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chrysler2003.jpgIn December 2003, DaimlerChrysler created what it called the “first ever” living window display by challenging a family of three to live for five days in a 2004 Dodge Durango SUV that was parked in Times Square.
For every day the family stuck it out in the Times Square SUV, Chrysler donated $5,000 to a homeless organization, “up to a total donation of $25,000!” If the family lasted five days, they’d own the car. As Dan Barry pointed out in the NY Times, the value of the SUV was $36,000 so homeless organizations might have made out better if DaimlerChrysler just gave them an SUV to sell.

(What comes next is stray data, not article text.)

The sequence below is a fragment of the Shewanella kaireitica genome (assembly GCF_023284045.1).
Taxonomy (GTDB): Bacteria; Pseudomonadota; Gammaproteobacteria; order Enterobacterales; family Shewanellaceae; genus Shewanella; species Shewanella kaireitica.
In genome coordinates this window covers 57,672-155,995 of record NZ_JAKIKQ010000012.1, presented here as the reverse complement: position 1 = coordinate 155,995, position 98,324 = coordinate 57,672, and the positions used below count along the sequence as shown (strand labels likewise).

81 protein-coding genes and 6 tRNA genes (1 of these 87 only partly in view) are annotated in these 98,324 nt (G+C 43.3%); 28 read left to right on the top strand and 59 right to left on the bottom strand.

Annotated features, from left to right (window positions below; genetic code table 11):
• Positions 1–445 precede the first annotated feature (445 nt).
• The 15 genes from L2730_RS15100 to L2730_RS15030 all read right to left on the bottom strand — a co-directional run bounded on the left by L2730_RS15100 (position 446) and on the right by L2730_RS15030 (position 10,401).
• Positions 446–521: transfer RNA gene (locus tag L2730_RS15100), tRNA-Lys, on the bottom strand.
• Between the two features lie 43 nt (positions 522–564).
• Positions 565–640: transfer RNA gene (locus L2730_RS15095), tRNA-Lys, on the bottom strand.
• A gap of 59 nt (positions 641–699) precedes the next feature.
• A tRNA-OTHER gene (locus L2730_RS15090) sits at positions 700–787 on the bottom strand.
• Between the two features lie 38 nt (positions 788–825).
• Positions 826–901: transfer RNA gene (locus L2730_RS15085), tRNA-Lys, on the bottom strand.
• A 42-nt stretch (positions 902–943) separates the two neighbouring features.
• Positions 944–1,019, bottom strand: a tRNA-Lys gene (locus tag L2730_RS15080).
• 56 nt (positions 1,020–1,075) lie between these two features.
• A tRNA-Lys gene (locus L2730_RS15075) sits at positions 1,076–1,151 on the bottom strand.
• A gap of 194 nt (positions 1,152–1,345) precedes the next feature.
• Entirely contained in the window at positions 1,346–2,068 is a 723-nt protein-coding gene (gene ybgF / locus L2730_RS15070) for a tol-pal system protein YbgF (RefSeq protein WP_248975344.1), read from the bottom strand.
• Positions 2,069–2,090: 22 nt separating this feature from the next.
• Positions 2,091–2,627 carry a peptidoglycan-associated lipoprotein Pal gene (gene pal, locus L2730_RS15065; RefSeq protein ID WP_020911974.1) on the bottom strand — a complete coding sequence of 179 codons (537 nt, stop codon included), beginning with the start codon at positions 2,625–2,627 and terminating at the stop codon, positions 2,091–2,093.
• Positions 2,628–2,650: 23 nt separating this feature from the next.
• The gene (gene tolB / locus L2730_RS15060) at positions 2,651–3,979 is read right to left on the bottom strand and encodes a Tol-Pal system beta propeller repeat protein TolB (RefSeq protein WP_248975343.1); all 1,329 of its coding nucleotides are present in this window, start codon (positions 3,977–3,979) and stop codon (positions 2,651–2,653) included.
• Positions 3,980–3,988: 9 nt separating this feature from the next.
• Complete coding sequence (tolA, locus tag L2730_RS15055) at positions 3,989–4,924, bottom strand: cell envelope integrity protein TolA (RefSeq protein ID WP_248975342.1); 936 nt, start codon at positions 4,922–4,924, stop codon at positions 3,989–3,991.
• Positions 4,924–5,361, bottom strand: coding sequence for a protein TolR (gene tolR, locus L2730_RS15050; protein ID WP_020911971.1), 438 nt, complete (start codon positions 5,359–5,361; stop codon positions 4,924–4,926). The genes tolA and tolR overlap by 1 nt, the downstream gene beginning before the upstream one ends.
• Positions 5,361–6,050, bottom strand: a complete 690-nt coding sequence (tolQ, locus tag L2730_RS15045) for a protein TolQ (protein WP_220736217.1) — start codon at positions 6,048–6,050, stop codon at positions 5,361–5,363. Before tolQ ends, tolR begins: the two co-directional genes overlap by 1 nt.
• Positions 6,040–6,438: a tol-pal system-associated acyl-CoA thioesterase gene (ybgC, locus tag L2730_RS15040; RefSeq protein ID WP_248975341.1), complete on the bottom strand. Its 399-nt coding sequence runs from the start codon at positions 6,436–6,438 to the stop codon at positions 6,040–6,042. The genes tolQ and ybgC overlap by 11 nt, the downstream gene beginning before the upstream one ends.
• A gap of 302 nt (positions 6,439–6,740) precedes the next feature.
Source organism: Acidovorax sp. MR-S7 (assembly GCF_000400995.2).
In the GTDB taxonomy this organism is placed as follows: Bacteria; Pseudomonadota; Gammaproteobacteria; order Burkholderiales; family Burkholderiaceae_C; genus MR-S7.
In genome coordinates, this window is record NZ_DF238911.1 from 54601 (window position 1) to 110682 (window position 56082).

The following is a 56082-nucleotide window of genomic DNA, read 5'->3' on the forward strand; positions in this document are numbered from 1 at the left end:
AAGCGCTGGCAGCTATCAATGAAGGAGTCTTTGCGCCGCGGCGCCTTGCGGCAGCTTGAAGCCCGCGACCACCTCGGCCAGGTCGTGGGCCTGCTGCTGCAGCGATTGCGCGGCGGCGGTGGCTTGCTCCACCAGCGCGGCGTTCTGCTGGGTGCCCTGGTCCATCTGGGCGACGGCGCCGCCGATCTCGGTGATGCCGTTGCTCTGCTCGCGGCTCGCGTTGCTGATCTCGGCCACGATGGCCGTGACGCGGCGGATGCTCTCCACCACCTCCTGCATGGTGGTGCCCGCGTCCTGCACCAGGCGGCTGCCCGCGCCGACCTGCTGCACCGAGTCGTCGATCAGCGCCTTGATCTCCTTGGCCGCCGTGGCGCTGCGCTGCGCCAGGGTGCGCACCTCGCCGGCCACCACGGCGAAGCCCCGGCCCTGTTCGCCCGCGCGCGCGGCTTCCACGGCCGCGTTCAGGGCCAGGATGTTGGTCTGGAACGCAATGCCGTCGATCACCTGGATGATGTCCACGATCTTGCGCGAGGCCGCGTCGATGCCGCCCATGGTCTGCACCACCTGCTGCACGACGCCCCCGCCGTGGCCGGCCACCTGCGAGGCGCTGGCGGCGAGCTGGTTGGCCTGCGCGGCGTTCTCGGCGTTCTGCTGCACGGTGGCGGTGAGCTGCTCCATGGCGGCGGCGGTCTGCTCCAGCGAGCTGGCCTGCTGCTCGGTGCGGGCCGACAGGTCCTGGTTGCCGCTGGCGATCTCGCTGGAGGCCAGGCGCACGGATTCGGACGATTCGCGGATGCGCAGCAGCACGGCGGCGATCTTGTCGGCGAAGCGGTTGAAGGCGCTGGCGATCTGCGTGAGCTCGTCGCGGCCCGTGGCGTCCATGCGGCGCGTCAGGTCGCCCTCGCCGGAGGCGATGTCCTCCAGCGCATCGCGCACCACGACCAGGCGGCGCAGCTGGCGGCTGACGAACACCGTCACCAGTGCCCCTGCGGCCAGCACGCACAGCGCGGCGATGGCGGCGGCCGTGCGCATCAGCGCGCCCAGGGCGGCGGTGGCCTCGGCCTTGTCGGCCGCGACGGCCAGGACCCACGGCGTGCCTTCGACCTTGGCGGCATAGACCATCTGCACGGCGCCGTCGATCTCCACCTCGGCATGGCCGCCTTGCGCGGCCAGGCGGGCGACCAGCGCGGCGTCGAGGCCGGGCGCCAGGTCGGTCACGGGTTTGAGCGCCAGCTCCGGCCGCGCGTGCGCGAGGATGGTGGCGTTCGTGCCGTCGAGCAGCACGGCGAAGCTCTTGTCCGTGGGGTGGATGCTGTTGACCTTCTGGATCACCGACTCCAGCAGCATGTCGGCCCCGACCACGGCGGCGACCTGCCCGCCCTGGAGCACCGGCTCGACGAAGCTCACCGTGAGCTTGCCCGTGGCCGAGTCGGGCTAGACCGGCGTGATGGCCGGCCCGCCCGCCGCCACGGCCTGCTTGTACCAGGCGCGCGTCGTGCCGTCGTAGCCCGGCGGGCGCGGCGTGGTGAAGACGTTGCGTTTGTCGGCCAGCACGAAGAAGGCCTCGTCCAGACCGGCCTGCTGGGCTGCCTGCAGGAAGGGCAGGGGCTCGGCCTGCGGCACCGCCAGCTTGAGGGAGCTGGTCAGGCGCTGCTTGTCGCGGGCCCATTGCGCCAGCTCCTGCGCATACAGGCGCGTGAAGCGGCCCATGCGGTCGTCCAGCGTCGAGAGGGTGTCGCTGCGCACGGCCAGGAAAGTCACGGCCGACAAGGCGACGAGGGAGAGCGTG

In 2003, DaimlerChrysler demonstrated their resistance to emerging social media, by not incorporating a web cam, or daily video blogs from Times Square into their stunt. Then, for the next five years, they continued to resist changes in consumer sensibility, in politics, and in the economy.
Now, five years later, this type of PR stunt is completely out of the question for a car company, and not just because many families are actually living in their cars.
In August, 2007, DaimlerChrysler drove off into the sunset in the gas guzzling SUVs they’d been stupid enough to keep producing. No Merry Christmas in 2007 or 2008.